Elisabeth McDonald is a legal researcher and writer with 28 years’ experience as a university lecturer and has made a significant contribution to the review and reform of evidence-based law in New Zealand.
Professor McDonald has held several teaching and administrative positions at Victoria University’s Law School and was appointed a Professor at the University of Canterbury’s Law School in 2016. In the late 1990s she contributed to the Law Commission’s Women’s Access to Justice Project and on reform of evidence law in New Zealand.
She has been highly influential in the development of feminist legal perspectives in New Zealand and was co-convenor of the Feminist Judgments Project Aotearoa, later co-editing the project’s book published last year. From 2009 to 2011 she researched new approaches to the prosecution and punishment of rape in New Zealand in collaboration with the Law Commission, which culminated in the publication of the 2011 book From “Real Rape” to Real Justice: Prosecuting Rape in New Zealand. The book influenced the Law Commission’s recommendation of new processes and is now considered the country’s most authoritative text on the subject.
Gordon Rayner is a director of Checketts McKay Law in Alexandra. He has been involved with kayaking for 45 years. Since the early 1990s Mr Gordon has represented kayakers at local authority hearings and tribunals to protect Central Otago rivers from development, damming, jet boats, and mining. He was a key driver in the development of the Hawea Whitewater Park near Wanaka in collaboration with Contact Energy. He was a founding member of Central Otago Whitewater in 1989 and from 2000 began coaching whitewater kayaking for youth in Alexandra and later other parts of Central Otago.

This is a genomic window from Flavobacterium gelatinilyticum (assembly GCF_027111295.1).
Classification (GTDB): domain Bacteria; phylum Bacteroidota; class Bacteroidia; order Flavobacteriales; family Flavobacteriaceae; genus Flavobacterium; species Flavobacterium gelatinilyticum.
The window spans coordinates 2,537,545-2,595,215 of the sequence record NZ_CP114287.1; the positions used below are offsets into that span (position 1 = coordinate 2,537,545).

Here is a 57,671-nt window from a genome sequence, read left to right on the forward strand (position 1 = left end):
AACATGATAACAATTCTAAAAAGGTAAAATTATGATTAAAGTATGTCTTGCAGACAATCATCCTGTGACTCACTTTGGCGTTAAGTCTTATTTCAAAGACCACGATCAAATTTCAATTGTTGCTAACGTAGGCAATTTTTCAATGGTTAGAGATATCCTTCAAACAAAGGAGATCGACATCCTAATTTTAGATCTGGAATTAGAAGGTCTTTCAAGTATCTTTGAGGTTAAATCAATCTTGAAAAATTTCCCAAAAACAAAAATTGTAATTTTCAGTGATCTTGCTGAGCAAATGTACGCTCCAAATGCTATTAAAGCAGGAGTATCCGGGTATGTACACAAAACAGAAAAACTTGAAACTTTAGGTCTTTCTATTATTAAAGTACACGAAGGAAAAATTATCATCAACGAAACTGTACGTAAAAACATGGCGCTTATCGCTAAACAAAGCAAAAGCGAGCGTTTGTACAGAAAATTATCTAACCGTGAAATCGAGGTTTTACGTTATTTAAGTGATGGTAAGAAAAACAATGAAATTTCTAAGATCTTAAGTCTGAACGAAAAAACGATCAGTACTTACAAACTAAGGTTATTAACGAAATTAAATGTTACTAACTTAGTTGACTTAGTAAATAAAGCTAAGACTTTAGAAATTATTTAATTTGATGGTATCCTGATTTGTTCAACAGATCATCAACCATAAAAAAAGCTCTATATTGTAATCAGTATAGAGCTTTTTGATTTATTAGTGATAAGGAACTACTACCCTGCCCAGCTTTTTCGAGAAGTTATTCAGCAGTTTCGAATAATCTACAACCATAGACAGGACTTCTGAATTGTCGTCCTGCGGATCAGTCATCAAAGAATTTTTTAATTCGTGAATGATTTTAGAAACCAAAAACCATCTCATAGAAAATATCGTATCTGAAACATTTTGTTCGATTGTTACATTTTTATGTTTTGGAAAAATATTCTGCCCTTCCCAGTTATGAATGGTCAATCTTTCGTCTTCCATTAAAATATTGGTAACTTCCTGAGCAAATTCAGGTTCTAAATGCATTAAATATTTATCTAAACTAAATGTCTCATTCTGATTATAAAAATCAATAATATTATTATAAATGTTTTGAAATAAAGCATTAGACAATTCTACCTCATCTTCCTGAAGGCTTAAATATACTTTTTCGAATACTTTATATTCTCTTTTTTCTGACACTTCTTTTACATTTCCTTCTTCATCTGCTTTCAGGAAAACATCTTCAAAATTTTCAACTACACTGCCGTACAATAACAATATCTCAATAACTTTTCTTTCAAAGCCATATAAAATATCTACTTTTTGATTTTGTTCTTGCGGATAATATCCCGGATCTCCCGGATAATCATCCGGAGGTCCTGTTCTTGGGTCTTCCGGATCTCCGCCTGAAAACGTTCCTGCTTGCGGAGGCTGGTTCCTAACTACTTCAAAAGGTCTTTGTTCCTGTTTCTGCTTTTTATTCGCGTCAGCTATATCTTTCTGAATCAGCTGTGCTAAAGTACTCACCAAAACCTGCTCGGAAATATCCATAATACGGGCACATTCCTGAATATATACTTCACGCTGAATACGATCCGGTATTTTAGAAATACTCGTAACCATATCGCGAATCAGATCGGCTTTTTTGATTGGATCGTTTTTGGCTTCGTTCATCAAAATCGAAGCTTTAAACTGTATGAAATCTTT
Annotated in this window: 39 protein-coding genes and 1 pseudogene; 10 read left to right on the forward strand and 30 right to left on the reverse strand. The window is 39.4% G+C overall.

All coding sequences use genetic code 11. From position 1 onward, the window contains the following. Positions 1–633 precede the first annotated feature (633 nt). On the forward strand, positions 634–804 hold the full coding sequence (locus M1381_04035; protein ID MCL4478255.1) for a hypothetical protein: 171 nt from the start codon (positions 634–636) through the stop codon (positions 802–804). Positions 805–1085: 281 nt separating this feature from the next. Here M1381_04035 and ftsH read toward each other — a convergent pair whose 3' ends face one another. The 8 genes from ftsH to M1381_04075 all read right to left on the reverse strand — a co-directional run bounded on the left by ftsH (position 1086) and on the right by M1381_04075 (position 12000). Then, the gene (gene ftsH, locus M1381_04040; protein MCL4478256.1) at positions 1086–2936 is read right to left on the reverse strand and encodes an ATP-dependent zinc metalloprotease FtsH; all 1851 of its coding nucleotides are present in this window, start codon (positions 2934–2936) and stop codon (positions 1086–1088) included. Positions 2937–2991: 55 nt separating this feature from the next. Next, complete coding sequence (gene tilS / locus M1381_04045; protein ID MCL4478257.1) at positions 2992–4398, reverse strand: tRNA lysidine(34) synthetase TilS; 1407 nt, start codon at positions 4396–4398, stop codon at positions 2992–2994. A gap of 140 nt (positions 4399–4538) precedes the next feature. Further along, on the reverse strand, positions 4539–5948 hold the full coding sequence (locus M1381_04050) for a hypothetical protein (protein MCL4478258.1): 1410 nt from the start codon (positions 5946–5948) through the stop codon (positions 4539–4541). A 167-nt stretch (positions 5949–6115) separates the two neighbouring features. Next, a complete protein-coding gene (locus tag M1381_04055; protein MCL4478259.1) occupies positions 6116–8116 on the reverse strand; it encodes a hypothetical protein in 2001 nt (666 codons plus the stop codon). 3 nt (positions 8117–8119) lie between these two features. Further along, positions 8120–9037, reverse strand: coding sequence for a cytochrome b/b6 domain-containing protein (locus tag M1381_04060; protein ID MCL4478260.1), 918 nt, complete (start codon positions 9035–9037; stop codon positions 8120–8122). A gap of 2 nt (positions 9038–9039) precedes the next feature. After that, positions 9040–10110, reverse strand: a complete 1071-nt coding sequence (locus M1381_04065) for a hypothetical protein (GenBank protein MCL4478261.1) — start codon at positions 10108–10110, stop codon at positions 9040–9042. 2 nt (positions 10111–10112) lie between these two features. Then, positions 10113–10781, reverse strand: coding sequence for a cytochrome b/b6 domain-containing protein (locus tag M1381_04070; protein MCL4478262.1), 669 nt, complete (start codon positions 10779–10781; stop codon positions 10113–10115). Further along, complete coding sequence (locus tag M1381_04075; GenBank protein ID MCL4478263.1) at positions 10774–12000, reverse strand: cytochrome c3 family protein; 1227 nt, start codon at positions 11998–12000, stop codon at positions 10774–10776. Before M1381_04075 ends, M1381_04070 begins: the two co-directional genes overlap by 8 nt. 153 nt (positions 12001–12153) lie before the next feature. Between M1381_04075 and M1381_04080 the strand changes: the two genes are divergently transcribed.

He also manages a beginner kayaking programme in Alexandra. He obtained grants, sponsorship and established fundraising opportunities enabling the club to purchase equipment and provide travel assistance for junior kayakers to attend national and international events.
Mr Rayner organises an annual whitewater camp on the Hawea river, introduces junior kayakers to grade three whitewater on a weekly basis during the summer, organises local slalom and freestyle events, and has helped organise seven national and secondary school slalom championships in the lower South Island. Mr Rayner has represented New Zealand at world championship level in slalom, freestyle and rafting, and is the current world masters slalom champion in his age group.
Jocelyn Cooney is a partner of Cooney Law in Cambridge. She has supported a range of community organisations in Cambridge using her professional legal expertise in Trustee and Honorary Solicitor voluntary roles.
Mrs Cooney is a current Trustee of the Cambridge Safer Community Trust and the Cambridge Autumn Fesitval, and was a Trustee of the Waipa Community Trust for nine years. She was part of the group that initiated the formation of the Cambridge Health and Community Trust and remained on that Trust for five years. She holds or has held the position of Honorary Solicitor for various Cambridge organisations including Parents Centre, Grey Power, Cambridge Creative Fibre, Cambridge Society of Arts, Rotary, Cambridge Community House, and Riding for the Disabled.
Mrs Cooney is a Patron of Cambridge Lyceum. She was the Cambridge Coroner from 1996 to 2007. She has been a member of the New Zealand Law Society Cost Revision Committee for the past 20 years. Mrs Cooney was a foundation Trustee for three years at Hautapu School in Cambridge and has been on the Board of Trustees of Salisbury School in Nelson for the past eight years.
Helen Murphy has been made a Member of the New Zealand Order of Merit for services to prisoner welfare and rehabilitation.
Ms Murphy has dedicated many years to supporting prisoners on release into the community in both paid and voluntary capacities.
She currently serves on the board of the Howard League of Penal Reform and sits on the Community Justice Panel. She was Programme Administrator of The Sycamore Tree Programme from 2005 to 2012, a restorative justice programme involving the community and Rolleston Prison inmates. Since 2008 she has been employed by the Prisoners Aid and Rehabilitation Society (PARS) in Canterbury, where she is currently office manager and a community support worker.